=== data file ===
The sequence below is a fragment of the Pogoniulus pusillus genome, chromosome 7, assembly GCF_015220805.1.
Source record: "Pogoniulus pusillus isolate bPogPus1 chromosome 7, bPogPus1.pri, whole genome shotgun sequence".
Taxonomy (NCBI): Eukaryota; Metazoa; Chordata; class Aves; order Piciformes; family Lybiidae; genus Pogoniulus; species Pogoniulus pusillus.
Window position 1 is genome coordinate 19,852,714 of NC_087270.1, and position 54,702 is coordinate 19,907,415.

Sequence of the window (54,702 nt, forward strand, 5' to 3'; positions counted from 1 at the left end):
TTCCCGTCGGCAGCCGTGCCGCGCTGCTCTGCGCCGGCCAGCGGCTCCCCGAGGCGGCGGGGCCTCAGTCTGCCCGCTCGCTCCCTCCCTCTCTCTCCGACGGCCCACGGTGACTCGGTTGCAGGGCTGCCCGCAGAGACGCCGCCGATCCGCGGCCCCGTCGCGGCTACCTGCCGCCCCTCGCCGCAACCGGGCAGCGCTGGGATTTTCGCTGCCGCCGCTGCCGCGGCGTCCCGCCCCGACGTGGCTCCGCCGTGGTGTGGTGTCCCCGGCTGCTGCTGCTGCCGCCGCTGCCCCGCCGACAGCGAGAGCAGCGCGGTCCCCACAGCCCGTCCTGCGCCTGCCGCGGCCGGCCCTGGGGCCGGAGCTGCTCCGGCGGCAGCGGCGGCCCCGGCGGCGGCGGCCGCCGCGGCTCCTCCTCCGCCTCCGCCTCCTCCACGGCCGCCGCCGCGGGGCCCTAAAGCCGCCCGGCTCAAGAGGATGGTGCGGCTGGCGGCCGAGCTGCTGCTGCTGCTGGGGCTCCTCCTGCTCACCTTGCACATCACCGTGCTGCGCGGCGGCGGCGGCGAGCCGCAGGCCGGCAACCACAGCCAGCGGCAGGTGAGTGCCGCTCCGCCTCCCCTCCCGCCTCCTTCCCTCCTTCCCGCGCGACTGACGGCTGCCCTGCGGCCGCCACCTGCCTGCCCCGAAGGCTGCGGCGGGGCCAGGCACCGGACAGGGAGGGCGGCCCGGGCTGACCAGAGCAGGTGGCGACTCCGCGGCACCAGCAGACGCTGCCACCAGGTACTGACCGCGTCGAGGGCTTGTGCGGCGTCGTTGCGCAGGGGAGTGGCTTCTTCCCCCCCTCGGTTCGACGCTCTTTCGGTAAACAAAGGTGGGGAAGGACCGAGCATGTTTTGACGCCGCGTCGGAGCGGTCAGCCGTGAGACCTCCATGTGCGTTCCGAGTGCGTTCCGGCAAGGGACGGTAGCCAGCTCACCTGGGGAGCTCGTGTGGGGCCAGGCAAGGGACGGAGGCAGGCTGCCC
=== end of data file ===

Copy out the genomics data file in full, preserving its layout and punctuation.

The sequence below is a fragment of the Pogoniulus pusillus genome, chromosome 7, assembly GCF_015220805.1.
Source record: "Pogoniulus pusillus isolate bPogPus1 chromosome 7, bPogPus1.pri, whole genome shotgun sequence".
Taxonomy (NCBI): Eukaryota; Metazoa; Chordata; class Aves; order Piciformes; family Lybiidae; genus Pogoniulus; species Pogoniulus pusillus.
Window position 1 is genome coordinate 19,852,714 of NC_087270.1, and position 54,702 is coordinate 19,907,415.

Sequence of the window (54,702 nt, forward strand, 5' to 3'; positions counted from 1 at the left end):
TTCCCGTCGGCAGCCGTGCCGCGCTGCTCTGCGCCGGCCAGCGGCTCCCCGAGGCGGCGGGGCCTCAGTCTGCCCGCTCGCTCCCTCCCTCTCTCTCCGACGGCCCACGGTGACTCGGTTGCAGGGCTGCCCGCAGAGACGCCGCCGATCCGCGGCCCCGTCGCGGCTACCTGCCGCCCCTCGCCGCAACCGGGCAGCGCTGGGATTTTCGCTGCCGCCGCTGCCGCGGCGTCCCGCCCCGACGTGGCTCCGCCGTGGTGTGGTGTCCCCGGCTGCTGCTGCTGCCGCCGCTGCCCCGCCGACAGCGAGAGCAGCGCGGTCCCCACAGCCCGTCCTGCGCCTGCCGCGGCCGGCCCTGGGGCCGGAGCTGCTCCGGCGGCAGCGGCGGCCCCGGCGGCGGCGGCCGCCGCGGCTCCTCCTCCGCCTCCGCCTCCTCCACGGCCGCCGCCGCGGGGCCCTAAAGCCGCCCGGCTCAAGAGGATGGTGCGGCTGGCGGCCGAGCTGCTGCTGCTGCTGGGGCTCCTCCTGCTCACCTTGCACATCACCGTGCTGCGCGGCGGCGGCGGCGAGCCGCAGGCCGGCAACCACAGCCAGCGGCAGGTGAGTGCCGCTCCGCCTCCCCTCCCGCCTCCTTCCCTCCTTCCCGCGCGACTGACGGCTGCCCTGCGGCCGCCACCTGCCTGCCCCGAAGGCTGCGGCGGGGCCAGGCACCGGACAGGGAGGGCGGCCCGGGCTGACCAGAGCAGGTGGCGACTCCGCGGCACCAGCAGACGCTGCCACCAGGTACTGACCGCGTCGAGGGCTTGTGCGGCGTCGTTGCGCAGGGGAGTGGCTTCTTCCCCCCCTCGGTTCGACGCTCTTTCGGTAAACAAAGGTGGGGAAGGACCGAGCATGTTTTGACGCCGCGTCGGAGCGGTCAGCCGTGAGACCTCCATGTGCGTTCCGAGTGCGTTCCGGCAAGGGACGGTAGCCAGCTCACCTGGGGAGCTCGTGTGGGGCCAGGCAAGGGACGGAGGCAGGCTGCCC